Things are looking different around here, both virtually and literally. My virtual home has had a face lift that I’m excited about! The fresh scenery around here will hopefully bring with it some fresh inspiration and provide a place for more regular connecting and sharing of life’s wild and funny and hard happenings.
My literal home is in a slightly less fresh state of being. Our address is in the process of changing. Boxes are lining up in my living room, shelves are looking bare, and my heart’s in my throat over things like causal neighbor encounters and the antics of the squirrel family in the hole of our towering walnut tree, knowing these familiar sights are soon to be a memory.
Moving, though a terribly commonplace experience for all of us, is bringing out the deepest sentimentality in me. For the most part, I don’t have a hard time letting go of possessions. The experiences are what get me, consistent with my heart’s way of giving and receiving love, I suppose. Gifts are special but their emotional messages are shorter lived, whereas moments in time shared in touching ways, linger in my memory forever.
Today while I was sweating in the sun squinting at my computer screen, Loreena skipped over from her yard two houses down. She gave me a front row demonstration of her new summer threads and most recent gymnastic accomplishments. Ellory keeps me stocked with Girl Scout cookies, and when she and her brother walk up the hill to play a game of foursquare with my girls they are such gentle, patient teachers I want to bribe them to be my girls' BFFs.
In the spring, sudden, raucous laughter and screaming in my front yard signals it’s 2:30 and the middle and high schoolers are walking/biking/running/skateboarding/ tussling/shuffling the sidewalk home. In the fall I can expect to hear Tom’s leaf blower every evening after five and on weekends, and cymbals and cheering from the football stadium on Friday nights. In the event of a hail storm, power outage, tree limb down, dog loose, strange car on the street, house put up for sale, unexpected firing of the backwoods neighbor’s canon (this is only normal on New Years Eve and July 4th), I can count on a phone call or an informal meet up on Mary Lane for discussion and gossip swapping of the latest excitement. There are Christmas baked goods shared on wintery walks, strolls to the duck pond when we all need some fresh air, and so many other little things about this place I’m going to miss.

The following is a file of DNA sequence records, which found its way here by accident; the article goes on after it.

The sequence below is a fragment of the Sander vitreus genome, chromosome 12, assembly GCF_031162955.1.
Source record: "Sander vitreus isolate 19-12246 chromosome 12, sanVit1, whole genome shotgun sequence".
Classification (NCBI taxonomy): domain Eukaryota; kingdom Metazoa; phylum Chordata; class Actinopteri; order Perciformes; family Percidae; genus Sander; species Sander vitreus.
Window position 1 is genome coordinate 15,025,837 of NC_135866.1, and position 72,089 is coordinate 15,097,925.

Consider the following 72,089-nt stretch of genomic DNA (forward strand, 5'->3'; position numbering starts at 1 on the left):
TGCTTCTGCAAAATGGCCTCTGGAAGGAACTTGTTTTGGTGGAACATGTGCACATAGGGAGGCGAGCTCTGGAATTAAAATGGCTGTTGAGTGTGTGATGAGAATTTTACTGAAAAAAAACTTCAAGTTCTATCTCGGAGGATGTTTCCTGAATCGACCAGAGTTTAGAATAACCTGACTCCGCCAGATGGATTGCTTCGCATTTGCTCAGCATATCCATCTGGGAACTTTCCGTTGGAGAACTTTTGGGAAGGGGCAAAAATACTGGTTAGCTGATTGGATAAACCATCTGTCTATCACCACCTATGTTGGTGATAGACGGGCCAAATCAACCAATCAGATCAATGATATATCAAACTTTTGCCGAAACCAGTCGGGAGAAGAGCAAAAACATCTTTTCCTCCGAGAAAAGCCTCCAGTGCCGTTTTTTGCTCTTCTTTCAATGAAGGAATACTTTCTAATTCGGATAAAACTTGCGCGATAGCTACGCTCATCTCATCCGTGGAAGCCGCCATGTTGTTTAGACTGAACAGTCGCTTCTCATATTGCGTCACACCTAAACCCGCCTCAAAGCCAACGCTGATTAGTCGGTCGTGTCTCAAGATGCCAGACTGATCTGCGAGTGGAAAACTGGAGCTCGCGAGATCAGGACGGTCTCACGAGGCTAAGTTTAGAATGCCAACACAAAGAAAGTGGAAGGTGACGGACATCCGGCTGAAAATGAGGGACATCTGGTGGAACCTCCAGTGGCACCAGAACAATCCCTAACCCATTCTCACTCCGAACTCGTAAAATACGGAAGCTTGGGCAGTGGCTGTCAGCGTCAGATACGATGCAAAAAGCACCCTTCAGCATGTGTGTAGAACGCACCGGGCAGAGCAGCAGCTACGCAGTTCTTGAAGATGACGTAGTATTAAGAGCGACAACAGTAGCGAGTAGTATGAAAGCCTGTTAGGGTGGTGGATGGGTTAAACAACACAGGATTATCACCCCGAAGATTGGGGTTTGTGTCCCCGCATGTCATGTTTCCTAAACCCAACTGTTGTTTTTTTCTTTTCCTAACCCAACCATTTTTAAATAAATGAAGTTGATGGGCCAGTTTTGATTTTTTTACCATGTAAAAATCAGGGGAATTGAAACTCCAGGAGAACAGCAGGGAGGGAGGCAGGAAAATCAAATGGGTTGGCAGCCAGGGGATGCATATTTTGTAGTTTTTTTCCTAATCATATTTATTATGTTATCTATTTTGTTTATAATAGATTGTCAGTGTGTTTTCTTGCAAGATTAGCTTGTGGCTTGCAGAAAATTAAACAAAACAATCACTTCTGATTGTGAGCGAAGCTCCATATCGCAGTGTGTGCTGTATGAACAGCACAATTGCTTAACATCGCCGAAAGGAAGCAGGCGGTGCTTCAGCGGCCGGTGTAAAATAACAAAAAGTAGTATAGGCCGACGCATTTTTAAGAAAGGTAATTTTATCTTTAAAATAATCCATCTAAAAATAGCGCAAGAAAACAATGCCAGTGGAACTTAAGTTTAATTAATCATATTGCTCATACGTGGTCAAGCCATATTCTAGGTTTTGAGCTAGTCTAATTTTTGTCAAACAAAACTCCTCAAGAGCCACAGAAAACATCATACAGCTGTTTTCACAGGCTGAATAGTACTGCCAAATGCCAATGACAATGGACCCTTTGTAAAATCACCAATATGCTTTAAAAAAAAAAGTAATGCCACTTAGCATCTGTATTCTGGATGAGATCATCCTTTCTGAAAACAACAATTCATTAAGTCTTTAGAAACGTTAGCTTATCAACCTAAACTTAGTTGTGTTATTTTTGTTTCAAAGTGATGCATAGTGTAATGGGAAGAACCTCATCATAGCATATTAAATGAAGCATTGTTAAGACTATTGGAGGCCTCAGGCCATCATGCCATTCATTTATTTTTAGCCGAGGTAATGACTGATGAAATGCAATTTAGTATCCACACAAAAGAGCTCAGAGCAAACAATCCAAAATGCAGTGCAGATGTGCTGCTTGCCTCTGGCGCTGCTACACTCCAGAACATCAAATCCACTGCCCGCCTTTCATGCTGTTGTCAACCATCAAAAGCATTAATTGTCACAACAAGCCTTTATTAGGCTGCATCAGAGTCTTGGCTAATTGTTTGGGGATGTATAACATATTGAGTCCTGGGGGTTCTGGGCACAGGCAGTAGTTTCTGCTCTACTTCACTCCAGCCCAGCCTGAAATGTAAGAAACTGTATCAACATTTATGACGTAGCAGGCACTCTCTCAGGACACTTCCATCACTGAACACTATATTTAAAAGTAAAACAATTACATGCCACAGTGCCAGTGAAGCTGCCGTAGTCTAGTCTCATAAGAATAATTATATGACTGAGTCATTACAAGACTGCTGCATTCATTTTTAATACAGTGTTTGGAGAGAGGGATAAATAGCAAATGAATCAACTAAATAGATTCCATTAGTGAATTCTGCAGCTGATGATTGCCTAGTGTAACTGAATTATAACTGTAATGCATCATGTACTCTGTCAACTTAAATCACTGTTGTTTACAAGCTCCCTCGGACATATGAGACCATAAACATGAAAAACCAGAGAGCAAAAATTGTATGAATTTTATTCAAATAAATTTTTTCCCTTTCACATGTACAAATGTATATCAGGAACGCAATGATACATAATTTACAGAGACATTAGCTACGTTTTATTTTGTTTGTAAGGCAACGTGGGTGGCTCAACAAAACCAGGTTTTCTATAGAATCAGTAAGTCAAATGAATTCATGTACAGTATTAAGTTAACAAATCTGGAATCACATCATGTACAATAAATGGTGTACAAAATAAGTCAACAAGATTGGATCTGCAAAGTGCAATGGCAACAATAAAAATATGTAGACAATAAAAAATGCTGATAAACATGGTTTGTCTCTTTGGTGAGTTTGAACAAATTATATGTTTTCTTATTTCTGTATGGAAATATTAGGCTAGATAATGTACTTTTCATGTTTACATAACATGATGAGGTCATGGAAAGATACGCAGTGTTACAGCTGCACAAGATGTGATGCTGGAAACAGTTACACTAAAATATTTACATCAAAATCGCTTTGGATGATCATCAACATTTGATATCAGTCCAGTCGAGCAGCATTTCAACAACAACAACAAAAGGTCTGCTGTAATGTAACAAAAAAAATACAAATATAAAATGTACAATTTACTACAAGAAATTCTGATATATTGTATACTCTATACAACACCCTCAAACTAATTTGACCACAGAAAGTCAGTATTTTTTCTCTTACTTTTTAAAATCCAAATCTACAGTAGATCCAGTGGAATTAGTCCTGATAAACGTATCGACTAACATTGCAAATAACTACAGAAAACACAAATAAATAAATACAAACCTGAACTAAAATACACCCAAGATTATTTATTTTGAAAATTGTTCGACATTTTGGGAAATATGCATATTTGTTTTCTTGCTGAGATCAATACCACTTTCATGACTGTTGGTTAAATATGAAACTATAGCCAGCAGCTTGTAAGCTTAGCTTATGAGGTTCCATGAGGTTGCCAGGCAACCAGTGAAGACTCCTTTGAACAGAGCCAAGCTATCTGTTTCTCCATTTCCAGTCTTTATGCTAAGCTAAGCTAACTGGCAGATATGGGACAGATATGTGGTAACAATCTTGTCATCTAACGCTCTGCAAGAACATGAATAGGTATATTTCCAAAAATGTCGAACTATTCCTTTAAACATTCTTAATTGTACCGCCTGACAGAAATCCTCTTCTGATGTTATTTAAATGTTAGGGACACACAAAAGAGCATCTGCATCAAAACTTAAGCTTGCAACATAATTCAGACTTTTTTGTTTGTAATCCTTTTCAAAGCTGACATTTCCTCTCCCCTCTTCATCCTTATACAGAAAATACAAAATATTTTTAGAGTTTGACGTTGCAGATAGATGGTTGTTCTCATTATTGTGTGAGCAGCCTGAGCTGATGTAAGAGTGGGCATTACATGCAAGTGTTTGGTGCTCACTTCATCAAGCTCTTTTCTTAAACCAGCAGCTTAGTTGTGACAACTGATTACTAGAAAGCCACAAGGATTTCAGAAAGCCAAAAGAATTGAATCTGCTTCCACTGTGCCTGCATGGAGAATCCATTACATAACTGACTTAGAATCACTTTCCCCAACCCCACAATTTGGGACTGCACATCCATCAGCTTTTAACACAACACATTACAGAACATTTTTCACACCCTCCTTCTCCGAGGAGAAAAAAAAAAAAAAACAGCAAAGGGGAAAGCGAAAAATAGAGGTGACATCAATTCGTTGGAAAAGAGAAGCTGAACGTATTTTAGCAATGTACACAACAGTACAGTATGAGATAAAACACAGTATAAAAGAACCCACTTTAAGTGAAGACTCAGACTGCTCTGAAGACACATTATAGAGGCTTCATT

I know new scenery is waiting to fill up my windows, new sounds soon to be comforting, and new memories to be made. New, as invigorating and adventuresome as it may be, is still no match for familiar, and maybe that’s the hardest part. Adventures can be had, new sights discovered, and beauty found, but familiarity cannot be forced. It comes along slow and gentle, with hardly visible progress, like the leaves on the maple trees in April. Nothing but stark branches to be seen for so long, then one day a hint of baby green, and suddenly, foliage. And when the leaves are all fresh and glinting in the sun, casting dancing shadows on the grass, it’s almost impossible to remember how grey and barren the limbs looked only days before.
Every time it seems new leaves will never come. Every time they do and then it’s like they never left. That’s how it feels for me today. Looking around our new property at empty hallways and blank spaces with unfamiliar smells and creaks, surrounded by old barns and unexplored pastures, and it seems impossible that it will ever feel like home. But I’m catching onto the ways of change enough to think that one day it will. One day I'll write about how the deer run through the field at dusk, how the creek sounds after it rains, the quirks of the farmer across the field, and it will be like we were always there.
Are you experiencing a change of scenery in your life, your family, your church, your job? What do you miss the most from the familiar you left behind? How are you moving forward and embracing the new?